A Changed Man
“Please, my lord, let me stay here as a slave instead of the boy, and let the boy return with his brothers.” – Genesis 44:33 NLT
When we last left Jacob’s brothers, they were taking part in a sumptuous feast as the guests of Pharaoh’s right-hand man. Little did they know that they were actually eating with their long-lost brother. They were too busy enjoying the grace and mercy of this powerful, yet beneficent dignitary. They were happy to be alive and not in prison. But to be eating great food as the guests of the one man they thought was going throw them all in prison when they returned – that was too good to be true.
Now we come to chapter 44. And in no time at all their feasting will turn to fear. Joseph is about to give them yet one more test of their integrity. He has his steward fill their sacks with grain and hide a valuable silver cup in the sack belonging to Benjamin. Joseph is going to see just how honest these guys really are. Have they really changed? Or are they the same brothers who sold him into slavery out of jealousy for the favoritism that Jacob had shown Joseph all those years ago (Genesis 37:18-24). Just look how Joseph set all this up. At the feast, he gave Benjamin five times the amount of food than he did the brothers (Genesis 43:34). He was showing this younger brother favoritism. And in doing so, he was testing the reactions of his older brothers. How would they respond? What would they do?
After the brothers left to return home, Joseph sends his servant after them. When he found them he was to accuse them of stealing a valuable silver cup. They would end up denying the accusation, but upon searching their belongings, it would be found in Benjamin’s sack. Just imagine how this must have hit these guys. In a matter of hours they had gone from a time of feasting to a time of fear. They must have been devastated. They were so sure of their innocence that they had vowed to surrender the life of the one caught with the cup and turn themselves over as slaves for life. Now they stood before his powerful Egyptian dignitary with no hope and the painful reality that they had just become slaves for the rest of their lives. But Joseph is not done with his test. Now he tells them that they can all go free – except for the one in whose sack the cup was found – Benjamin. This was their chance! They could all walk away as free men. All they had to be willing to do was sacrifice the life of their youngest brother.
But Judah spoke up. He recounts their trip home after their first journey to Egypt. He tells how his father had initially refused to allow Benjamin to accompany them on their return trip. But when they ran out of grain, he finally gave in – with much fear and heartache. Now Judah tells Joseph that he cannot return to his father without his younger brother. Even if it meant giving up his freedom. So he makes an astounding offer. He gives himself as the substitute for Benjamin. He will take the penalty intended for his younger brother. What makes this so unique is that years earlier, Judah had been the one to come up with the idea of selling Joseph into slavery. “‘What can we gain by killing our brother? That would just give us a guilty conscience. Let’s sell Joseph to those Ishmaelite traders. Let’s not be responsible for his death; after all, he is our brother!’ And his brothers agreed” (Genesis 37:26-27 NLT). He was quick to sell his brother up the river. Now, when confronted with the chance to do it all over again, he came up with a different solution. He would sacrifice himself. Judah was not the same man. He had changed. He now had a love for his father that he hadn’t had before. He had seen the pain his first decision had caused his father. He had witnessed the loss and knew that to subject his father to that same thing again would kill him. Rather than obsessing about himself and his own needs, Judah put others first – maybe for the first time in his life. He was living out the very words that Jesus would speak years later: “Greater love has no one than this, that one lay down his life for his friends” (John 15:13 NASB). Judah passed Joseph’s test. He did what Joseph was hoping he would do. Joseph knew that God was behind this whole story of his life. We will see that clearly in the chapters ahead. He knew that God had orchestrated this whole situation in order to put him right where he was. But he wanted to see that his brothers had also learned from their mistake. He wanted to see that they had changed. And they had. God had been working in their lives as well.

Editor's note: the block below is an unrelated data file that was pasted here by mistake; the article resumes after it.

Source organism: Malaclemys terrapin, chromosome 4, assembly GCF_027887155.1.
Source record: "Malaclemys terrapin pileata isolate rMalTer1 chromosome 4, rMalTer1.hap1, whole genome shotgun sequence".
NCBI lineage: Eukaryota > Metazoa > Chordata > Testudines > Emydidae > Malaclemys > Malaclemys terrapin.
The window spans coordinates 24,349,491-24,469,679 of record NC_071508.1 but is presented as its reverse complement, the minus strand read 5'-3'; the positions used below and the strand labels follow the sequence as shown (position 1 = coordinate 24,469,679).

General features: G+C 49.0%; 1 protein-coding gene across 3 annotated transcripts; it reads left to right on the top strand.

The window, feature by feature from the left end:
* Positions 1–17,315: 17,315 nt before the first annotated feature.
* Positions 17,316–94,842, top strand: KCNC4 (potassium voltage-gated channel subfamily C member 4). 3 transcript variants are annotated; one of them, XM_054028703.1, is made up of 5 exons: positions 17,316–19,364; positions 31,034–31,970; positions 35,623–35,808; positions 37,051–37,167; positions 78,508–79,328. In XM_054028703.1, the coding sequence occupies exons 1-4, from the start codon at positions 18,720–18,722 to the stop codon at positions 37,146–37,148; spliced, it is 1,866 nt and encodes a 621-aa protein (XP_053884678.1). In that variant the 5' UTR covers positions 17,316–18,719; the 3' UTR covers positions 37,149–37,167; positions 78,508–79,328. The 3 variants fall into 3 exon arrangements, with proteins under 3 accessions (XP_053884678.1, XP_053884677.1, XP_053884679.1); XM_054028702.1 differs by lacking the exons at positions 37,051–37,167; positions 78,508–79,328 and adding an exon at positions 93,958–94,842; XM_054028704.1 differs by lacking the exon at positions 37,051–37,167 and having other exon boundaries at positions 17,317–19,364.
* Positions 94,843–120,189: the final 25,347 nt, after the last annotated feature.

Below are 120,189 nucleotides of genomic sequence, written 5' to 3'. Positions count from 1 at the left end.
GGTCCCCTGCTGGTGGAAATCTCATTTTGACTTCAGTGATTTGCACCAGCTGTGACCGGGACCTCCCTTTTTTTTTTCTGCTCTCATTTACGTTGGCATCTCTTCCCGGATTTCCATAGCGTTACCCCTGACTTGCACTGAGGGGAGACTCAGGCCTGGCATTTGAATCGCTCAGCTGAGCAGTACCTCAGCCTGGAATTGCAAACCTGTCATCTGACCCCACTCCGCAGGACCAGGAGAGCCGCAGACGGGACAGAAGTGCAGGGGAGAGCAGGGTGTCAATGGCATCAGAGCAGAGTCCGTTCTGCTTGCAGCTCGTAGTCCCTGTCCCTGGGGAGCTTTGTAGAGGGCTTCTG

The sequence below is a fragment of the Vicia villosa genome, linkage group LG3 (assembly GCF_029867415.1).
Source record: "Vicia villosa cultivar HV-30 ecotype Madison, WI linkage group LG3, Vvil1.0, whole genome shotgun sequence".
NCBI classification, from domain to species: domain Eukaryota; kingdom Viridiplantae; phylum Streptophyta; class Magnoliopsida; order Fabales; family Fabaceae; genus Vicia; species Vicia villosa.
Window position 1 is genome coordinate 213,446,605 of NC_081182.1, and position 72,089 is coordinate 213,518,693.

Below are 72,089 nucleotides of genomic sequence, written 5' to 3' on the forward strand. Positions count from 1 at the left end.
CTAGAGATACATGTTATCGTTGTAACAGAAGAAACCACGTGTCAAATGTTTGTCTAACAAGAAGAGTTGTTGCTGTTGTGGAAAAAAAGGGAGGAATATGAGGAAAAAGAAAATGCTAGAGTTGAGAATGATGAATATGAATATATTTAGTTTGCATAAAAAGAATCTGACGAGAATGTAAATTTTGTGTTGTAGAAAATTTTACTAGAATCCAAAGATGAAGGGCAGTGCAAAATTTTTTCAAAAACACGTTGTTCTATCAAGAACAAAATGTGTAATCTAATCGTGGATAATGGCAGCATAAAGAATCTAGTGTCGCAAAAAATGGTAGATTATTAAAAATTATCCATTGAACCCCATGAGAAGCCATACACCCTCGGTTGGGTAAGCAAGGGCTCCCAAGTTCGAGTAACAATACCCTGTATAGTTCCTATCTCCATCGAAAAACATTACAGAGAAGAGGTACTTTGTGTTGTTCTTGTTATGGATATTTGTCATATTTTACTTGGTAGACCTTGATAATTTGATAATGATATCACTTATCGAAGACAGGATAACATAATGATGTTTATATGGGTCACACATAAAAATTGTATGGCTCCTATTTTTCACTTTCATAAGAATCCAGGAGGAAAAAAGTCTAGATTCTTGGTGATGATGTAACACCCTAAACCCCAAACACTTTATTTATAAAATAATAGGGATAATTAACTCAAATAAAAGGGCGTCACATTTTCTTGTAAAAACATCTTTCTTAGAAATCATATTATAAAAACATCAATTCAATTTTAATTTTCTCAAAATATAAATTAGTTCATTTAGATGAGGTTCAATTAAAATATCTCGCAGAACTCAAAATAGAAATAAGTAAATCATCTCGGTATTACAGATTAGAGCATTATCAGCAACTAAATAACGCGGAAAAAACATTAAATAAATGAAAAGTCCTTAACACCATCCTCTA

God is great. God is good. He is above and beyond all our circumstances – working behind the scenes in ways that we may not initially see or comprehend. But He is there. He was working in Judah. And He changed his heart. Circumstances have a way of doing that. Especially when we see that God is in the midst of them.
Father, You are in control. You always are. I just don’t always see it. You are even working in the lives of others in ways that I can’t see. I may expect them to be the same old person I have always known them to be, but You have a way of working in ways that are out of my sight and beyond my ability to understand. Thank You for reminding me through this story that You are in the life-changing, heart-transforming business. You always have been. And You are in the middle of changing me. Amen
Grow Pastor & Minister to Men